2019, Vol. 6, Issue 5, Part C
Success in endurance through nutritionAuthor(s):
Endurance sports are increasing in popularity and athletes at all levels are looking for ways to optimize their performance by training and nutrition. For endurance exercise lasting 30 min or more, the most likely contributors to fatigue are dehydration and carbohydrate depletion, whereas gastrointestinal problems, hyperthermia, and hypernatremia can reduce endurance exercise performance and are potentially health threatening, especially in longer events. Although high muscle glycogen concentrations at the start may be beneficial for endurance exercise, this does not necessarily have to be achieved by the traditional super compensation protocol. An individualized nutritional strategy can be developed that aims to deliver carbohydrate to the working muscle at a rate that is dependent on the absolute exercise intensity as well as the duration of the event. Endurance athletes should attempt to minimize dehydration and limit body mass losses through sweating to 2-3% of body mass. Gastrointestinal problems occur frequently, especially in long distance races. Problems seems to be highly individual and perhaps genetically determined, but may also be related to the intake of highly concentrated carbohydrate solutions, hyperosmotic drinks, as well as the intake of fiber, fat and protein. Here I provide a comprehensive overview of recent research findings and suggest several new guidelines for the endurance athlete on the basis of this.Pages: 146-147 | 618 Views 30 DownloadsDownload Full Article:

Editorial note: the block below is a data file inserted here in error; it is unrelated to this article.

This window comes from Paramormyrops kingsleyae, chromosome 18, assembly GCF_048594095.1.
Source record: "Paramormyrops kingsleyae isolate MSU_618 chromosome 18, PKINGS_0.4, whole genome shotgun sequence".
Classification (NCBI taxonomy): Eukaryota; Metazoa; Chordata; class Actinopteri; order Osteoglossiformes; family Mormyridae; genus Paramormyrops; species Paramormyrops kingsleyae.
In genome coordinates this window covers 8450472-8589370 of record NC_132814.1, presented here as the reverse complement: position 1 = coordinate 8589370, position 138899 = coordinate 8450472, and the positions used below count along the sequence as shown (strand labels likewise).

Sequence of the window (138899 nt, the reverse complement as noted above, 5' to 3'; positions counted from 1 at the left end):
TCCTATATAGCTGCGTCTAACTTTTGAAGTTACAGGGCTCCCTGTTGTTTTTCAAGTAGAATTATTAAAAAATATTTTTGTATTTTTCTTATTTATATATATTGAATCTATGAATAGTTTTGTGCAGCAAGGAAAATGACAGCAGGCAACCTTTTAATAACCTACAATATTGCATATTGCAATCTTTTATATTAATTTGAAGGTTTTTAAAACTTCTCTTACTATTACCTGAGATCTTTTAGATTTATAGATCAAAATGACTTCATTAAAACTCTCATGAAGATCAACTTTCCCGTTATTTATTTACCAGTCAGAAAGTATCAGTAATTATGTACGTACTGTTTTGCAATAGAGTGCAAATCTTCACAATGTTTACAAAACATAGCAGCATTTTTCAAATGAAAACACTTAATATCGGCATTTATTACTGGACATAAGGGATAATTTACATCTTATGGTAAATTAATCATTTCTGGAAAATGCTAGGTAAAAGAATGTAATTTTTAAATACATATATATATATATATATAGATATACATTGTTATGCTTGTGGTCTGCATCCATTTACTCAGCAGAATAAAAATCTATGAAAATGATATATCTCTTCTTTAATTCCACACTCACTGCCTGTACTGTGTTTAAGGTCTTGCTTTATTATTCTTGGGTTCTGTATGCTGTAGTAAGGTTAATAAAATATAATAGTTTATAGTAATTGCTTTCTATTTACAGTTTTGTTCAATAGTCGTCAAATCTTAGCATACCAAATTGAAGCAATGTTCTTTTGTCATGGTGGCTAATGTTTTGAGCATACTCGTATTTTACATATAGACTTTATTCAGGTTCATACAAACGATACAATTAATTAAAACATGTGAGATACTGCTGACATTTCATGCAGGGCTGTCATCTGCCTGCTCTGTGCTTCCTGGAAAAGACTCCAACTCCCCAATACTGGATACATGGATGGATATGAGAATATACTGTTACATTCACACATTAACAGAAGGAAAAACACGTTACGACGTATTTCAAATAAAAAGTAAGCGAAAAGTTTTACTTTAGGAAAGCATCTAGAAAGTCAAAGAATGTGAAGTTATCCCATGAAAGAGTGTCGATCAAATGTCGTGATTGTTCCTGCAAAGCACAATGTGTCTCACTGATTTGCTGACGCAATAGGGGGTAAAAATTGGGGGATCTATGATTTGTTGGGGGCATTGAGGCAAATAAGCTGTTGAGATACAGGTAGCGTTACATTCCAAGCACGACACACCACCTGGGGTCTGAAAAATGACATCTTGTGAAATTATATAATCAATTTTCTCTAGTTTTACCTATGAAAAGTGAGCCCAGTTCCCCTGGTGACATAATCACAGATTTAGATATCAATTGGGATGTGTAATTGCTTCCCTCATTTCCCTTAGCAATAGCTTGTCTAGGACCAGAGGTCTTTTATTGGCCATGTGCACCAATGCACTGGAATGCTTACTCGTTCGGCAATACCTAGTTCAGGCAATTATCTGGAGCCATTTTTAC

How to cite this article:
Alex M. Success in endurance through nutrition. Int J Phys Educ Sports Health 2019;6(5):146-147.